The Story of Main Street Yoga, part 2


I started practicing yoga on my own when I was a senior in college in 1975-76.  I got the Richard Hittleman 28 Day Yoga Program book (I wrote about it here.) and started.  At the same time I was also filling out applications for grad school and taking the GREs.

I wasn’t going to grad school because I really wanted to. I was going in order to buy myself a little more time for the “Call” to come in.  It was one of the most stressful times in my life and the daily yoga practice helped.  A LOT.

During grad school I took up jogging.  And when I got pretty good at it, I started calling it “running.”  I would come home from my daily runs, take a shower and then do my yoga.  It was a winning combo.  Instant stress relief.

Then I’d go back and read Tristram Shandy.  I spent pretty much my entire 2 years in grad school reading Tristram Shandy.  With a little break every now and then for The Life of Johnson.

Graduate school was pretty much a two-year root canal. Without anesthesia. But on the bright side, I did discover that I hated academia, and that was good for future reference.

So this daily yoga practice became the saving grace of my life. I also flirted with the Jane Fonda exercise videos.  And the Kathy Smith step aerobics. I trained for the L’eggs Mini Marathon every year in Central Park, but at the end of the day, I would always return to my beach towel and my Hittleman.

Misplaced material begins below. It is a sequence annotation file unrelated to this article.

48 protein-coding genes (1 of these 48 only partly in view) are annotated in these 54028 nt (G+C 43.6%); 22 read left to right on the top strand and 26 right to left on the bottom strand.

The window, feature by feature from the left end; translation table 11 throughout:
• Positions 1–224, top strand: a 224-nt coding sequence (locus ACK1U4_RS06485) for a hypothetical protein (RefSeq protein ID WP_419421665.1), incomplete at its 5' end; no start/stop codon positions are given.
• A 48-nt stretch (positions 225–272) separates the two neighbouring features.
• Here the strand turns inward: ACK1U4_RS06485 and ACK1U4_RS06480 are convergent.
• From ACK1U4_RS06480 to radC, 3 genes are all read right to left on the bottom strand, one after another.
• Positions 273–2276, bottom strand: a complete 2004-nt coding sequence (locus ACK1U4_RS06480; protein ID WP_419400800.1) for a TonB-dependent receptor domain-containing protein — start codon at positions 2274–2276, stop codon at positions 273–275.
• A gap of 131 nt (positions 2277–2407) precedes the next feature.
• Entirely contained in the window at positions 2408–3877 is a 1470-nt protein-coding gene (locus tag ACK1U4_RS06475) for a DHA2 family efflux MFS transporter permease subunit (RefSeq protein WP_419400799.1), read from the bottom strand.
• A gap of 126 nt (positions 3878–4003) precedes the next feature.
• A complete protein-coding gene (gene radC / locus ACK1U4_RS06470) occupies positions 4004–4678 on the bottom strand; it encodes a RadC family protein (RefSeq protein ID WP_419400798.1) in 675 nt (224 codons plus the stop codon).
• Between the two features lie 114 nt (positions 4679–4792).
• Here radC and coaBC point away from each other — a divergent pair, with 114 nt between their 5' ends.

Then one day, many years into this daily yoga practice, a real live yoga teacher pulled into my little one stop-light town. She drove a van stuffed to the gills with mats, blankets, and yoga straps. She held classes in a dreary church basement that smelled of candle wax and saurkraut and a bunch of people signed up, including me.

She had a 100-watt smile, a paste-on bindi, a little Buddha belly, and she reeked of patchouli.  She was the first real live yoga teacher I had ever laid eyes on. And I loved her.

I bought my first yoga mat.  I giggled uncontrollably when she would have us chant “Om” at the end of class, thinking to myself: You have got to be kidding me. Om? Om?? I was embodying every yoga cliche and stereotype I had ever seen.

And during class she actually walked around and adjusted us in the postures.  This was something I never envisioned as I did my beach towel yoga, and it was startling to find myself deeply in a pose, with my eyes closed, and suddenly feel her hand on my back.  Whoah!  Jump back, Jack!

“This was crazy,” I thought  But this was good.

But then the day came when Reetha (that was her name) made the announcement that it was becoming  really hard for her to make the weekly trek to our little town.  She told us we could come to her yoga studio in a different town, about an hour away, if we wanted to continue to practice with her.  I did want to continue. And I did follow her to her town.

Then I heard of yet another yoga teacher in a yet another far-away town, and I started going to 2 classes–on the same night.  I’d do Savasana with Reetha, then jump up, roll my mat, drive like a maniac through the night, and plop myself down in Doris’s class and start warm-ups.

And I did this for years. Happily.

And then there was Jenny.

(to be continued…)

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